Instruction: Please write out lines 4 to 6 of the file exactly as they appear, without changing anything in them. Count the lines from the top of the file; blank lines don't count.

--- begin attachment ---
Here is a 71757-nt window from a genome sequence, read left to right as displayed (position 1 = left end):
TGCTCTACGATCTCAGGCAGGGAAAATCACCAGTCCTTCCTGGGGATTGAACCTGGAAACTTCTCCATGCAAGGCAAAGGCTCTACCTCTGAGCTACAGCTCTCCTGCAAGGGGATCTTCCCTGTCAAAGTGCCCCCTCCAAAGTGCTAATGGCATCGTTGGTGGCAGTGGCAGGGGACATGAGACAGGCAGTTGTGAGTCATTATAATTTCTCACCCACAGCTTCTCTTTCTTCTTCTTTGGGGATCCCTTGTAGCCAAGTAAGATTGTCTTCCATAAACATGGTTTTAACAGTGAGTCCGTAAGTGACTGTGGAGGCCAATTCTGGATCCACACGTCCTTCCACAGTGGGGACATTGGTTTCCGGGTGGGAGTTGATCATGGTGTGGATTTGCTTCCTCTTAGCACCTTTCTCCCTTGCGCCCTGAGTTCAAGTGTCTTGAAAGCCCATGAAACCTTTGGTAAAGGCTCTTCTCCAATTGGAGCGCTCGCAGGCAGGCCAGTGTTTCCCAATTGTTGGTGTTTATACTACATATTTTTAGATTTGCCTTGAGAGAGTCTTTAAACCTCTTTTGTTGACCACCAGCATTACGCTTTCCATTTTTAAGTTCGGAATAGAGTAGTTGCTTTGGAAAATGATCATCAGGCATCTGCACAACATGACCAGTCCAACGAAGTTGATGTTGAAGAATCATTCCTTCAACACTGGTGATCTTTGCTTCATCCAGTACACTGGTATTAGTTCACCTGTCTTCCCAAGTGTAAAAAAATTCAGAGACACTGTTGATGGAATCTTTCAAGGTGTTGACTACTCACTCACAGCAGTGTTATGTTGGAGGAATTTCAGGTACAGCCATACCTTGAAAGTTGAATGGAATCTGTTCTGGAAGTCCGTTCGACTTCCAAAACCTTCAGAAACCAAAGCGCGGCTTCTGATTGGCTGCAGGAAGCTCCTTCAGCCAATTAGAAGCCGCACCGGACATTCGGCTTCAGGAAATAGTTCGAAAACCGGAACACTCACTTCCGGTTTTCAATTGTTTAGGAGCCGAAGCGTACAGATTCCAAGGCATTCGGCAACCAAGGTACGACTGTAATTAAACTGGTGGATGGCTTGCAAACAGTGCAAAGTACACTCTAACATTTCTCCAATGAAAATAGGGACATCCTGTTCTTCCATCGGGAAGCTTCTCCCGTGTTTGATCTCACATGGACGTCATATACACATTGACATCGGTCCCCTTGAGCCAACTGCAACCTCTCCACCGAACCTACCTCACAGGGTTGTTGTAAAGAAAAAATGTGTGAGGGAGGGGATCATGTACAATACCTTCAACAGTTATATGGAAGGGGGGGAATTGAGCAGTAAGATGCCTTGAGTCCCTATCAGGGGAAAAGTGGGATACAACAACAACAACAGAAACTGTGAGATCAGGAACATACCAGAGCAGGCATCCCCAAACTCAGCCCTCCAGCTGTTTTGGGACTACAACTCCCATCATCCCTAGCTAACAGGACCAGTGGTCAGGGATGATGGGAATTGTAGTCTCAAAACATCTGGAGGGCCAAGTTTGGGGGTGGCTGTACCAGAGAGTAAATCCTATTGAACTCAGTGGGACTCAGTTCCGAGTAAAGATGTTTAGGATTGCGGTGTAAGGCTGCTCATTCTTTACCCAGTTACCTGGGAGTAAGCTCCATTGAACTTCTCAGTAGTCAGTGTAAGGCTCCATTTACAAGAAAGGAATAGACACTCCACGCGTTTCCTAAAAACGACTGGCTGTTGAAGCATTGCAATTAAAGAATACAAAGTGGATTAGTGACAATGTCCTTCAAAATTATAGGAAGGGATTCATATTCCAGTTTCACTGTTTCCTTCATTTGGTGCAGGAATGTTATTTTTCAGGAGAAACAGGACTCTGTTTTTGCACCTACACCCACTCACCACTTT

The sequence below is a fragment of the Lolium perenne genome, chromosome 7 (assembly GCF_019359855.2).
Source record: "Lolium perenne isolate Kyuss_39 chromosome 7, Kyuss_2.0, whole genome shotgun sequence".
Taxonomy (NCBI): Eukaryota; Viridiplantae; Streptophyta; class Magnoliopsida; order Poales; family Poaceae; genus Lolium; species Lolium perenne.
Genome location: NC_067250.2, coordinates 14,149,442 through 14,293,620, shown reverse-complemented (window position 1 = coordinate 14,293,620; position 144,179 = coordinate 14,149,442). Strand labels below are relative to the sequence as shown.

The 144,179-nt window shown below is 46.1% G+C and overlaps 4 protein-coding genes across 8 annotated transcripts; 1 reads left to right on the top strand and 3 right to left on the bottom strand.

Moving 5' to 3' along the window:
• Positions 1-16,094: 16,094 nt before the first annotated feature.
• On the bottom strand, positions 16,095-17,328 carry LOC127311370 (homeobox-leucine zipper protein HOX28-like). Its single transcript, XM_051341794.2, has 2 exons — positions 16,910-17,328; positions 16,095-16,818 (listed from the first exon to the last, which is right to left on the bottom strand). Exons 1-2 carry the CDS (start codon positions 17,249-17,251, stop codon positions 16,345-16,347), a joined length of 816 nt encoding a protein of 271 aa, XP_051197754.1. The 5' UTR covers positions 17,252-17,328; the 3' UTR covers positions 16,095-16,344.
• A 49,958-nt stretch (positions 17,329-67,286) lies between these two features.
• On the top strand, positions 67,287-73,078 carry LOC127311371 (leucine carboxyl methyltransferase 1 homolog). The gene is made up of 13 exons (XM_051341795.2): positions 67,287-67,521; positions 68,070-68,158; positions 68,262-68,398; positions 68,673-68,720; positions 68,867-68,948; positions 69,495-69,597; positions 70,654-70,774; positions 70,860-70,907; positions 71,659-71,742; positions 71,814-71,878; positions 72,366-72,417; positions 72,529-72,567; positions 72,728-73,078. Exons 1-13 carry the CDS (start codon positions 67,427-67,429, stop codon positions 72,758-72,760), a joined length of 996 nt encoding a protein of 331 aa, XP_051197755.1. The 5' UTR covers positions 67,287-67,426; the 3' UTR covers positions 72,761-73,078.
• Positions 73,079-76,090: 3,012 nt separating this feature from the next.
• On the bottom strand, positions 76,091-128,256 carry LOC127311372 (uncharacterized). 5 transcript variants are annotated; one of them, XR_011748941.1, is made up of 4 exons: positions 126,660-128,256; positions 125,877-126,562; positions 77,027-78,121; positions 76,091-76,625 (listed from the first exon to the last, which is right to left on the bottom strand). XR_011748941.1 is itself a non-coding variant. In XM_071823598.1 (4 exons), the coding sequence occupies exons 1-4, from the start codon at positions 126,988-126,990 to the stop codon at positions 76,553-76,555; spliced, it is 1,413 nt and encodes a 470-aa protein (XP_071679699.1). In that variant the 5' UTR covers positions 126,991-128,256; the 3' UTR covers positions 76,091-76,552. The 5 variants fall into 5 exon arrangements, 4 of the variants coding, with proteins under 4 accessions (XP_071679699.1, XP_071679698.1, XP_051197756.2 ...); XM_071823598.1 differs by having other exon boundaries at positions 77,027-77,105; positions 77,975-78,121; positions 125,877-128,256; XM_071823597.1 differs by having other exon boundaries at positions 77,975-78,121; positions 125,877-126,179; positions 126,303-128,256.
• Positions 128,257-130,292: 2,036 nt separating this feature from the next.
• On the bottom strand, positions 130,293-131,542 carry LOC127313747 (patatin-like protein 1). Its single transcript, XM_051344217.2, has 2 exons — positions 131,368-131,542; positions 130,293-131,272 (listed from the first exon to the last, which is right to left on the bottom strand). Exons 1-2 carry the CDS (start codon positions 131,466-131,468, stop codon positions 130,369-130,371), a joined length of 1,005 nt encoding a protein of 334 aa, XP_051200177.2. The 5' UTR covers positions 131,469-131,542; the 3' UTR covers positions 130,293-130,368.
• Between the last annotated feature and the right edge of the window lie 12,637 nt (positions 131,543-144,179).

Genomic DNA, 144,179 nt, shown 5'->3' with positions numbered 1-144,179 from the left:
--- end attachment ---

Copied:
Source record: "Lolium perenne isolate Kyuss_39 chromosome 7, Kyuss_2.0, whole genome shotgun sequence".
Taxonomy (NCBI): Eukaryota; Viridiplantae; Streptophyta; class Magnoliopsida; order Poales; family Poaceae; genus Lolium; species Lolium perenne.
Genome location: NC_067250.2, coordinates 14,149,442 through 14,293,620, shown reverse-complemented (window position 1 = coordinate 14,293,620; position 144,179 = coordinate 14,149,442). Strand labels below are relative to the sequence as shown.